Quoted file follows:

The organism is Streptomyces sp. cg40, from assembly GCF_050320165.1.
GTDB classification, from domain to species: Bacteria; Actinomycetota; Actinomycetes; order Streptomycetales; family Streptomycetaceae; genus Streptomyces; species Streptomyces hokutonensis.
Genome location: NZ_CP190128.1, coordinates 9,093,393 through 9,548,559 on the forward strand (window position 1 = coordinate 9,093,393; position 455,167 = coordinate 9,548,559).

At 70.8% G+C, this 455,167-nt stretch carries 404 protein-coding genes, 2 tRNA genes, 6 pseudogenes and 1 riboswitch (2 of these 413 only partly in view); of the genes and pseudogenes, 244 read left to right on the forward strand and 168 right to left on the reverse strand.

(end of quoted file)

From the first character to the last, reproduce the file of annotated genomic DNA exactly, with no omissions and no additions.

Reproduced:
The organism is Streptomyces sp. cg40, from assembly GCF_050320165.1.
GTDB classification, from domain to species: Bacteria; Actinomycetota; Actinomycetes; order Streptomycetales; family Streptomycetaceae; genus Streptomyces; species Streptomyces hokutonensis.
Genome location: NZ_CP190128.1, coordinates 9,093,393 through 9,548,559 on the forward strand (window position 1 = coordinate 9,093,393; position 455,167 = coordinate 9,548,559).

At 70.8% G+C, this 455,167-nt stretch carries 404 protein-coding genes, 2 tRNA genes, 6 pseudogenes and 1 riboswitch (2 of these 413 only partly in view); of the genes and pseudogenes, 244 read left to right on the forward strand and 168 right to left on the reverse strand.